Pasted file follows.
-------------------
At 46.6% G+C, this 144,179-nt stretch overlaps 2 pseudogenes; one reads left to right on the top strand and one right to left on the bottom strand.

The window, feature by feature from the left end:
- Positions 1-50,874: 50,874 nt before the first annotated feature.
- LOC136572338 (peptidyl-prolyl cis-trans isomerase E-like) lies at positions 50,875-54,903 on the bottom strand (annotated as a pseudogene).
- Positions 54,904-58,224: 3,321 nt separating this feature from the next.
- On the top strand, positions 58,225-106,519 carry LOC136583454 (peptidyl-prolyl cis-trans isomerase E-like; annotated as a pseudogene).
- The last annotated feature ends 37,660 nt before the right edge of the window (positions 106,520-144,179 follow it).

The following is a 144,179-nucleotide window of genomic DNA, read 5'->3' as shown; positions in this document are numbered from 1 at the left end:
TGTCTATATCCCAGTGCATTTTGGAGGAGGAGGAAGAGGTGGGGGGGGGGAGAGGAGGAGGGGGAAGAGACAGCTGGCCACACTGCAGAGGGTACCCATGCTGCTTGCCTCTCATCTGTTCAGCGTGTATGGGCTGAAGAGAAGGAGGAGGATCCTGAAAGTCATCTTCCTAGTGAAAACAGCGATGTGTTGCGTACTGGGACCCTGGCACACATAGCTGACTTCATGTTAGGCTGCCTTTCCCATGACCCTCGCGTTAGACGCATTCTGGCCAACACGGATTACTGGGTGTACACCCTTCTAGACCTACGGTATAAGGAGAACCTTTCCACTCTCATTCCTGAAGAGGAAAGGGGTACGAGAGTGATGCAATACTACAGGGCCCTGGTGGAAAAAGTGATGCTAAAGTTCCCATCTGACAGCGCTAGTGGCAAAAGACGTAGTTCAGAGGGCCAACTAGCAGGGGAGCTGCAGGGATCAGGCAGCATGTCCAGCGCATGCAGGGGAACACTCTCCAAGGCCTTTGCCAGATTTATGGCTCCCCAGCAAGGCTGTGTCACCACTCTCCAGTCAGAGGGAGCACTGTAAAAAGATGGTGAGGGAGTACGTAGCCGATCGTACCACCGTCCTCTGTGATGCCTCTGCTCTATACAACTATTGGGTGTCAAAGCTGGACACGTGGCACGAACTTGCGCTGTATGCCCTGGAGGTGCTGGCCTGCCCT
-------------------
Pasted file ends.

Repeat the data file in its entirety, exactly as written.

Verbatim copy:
At 46.6% G+C, this 144,179-nt stretch overlaps 2 pseudogenes; one reads left to right on the top strand and one right to left on the bottom strand.

The window, feature by feature from the left end:
- Positions 1-50,874: 50,874 nt before the first annotated feature.
- LOC136572338 (peptidyl-prolyl cis-trans isomerase E-like) lies at positions 50,875-54,903 on the bottom strand (annotated as a pseudogene).
- Positions 54,904-58,224: 3,321 nt separating this feature from the next.
- On the top strand, positions 58,225-106,519 carry LOC136583454 (peptidyl-prolyl cis-trans isomerase E-like; annotated as a pseudogene).
- The last annotated feature ends 37,660 nt before the right edge of the window (positions 106,520-144,179 follow it).

The following is a 144,179-nucleotide window of genomic DNA, read 5'->3' as shown; positions in this document are numbered from 1 at the left end:
TGTCTATATCCCAGTGCATTTTGGAGGAGGAGGAAGAGGTGGGGGGGGGGAGAGGAGGAGGGGGAAGAGACAGCTGGCCACACTGCAGAGGGTACCCATGCTGCTTGCCTCTCATCTGTTCAGCGTGTATGGGCTGAAGAGAAGGAGGAGGATCCTGAAAGTCATCTTCCTAGTGAAAACAGCGATGTGTTGCGTACTGGGACCCTGGCACACATAGCTGACTTCATGTTAGGCTGCCTTTCCCATGACCCTCGCGTTAGACGCATTCTGGCCAACACGGATTACTGGGTGTACACCCTTCTAGACCTACGGTATAAGGAGAACCTTTCCACTCTCATTCCTGAAGAGGAAAGGGGTACGAGAGTGATGCAATACTACAGGGCCCTGGTGGAAAAAGTGATGCTAAAGTTCCCATCTGACAGCGCTAGTGGCAAAAGACGTAGTTCAGAGGGCCAACTAGCAGGGGAGCTGCAGGGATCAGGCAGCATGTCCAGCGCATGCAGGGGAACACTCTCCAAGGCCTTTGCCAGATTTATGGCTCCCCAGCAAGGCTGTGTCACCACTCTCCAGTCAGAGGGAGCACTGTAAAAAGATGGTGAGGGAGTACGTAGCCGATCGTACCACCGTCCTCTGTGATGCCTCTGCTCTATACAACTATTGGGTGTCAAAGCTGGACACGTGGCACGAACTTGCGCTGTATGCCCTGGAGGTGCTGGCCTGCCCT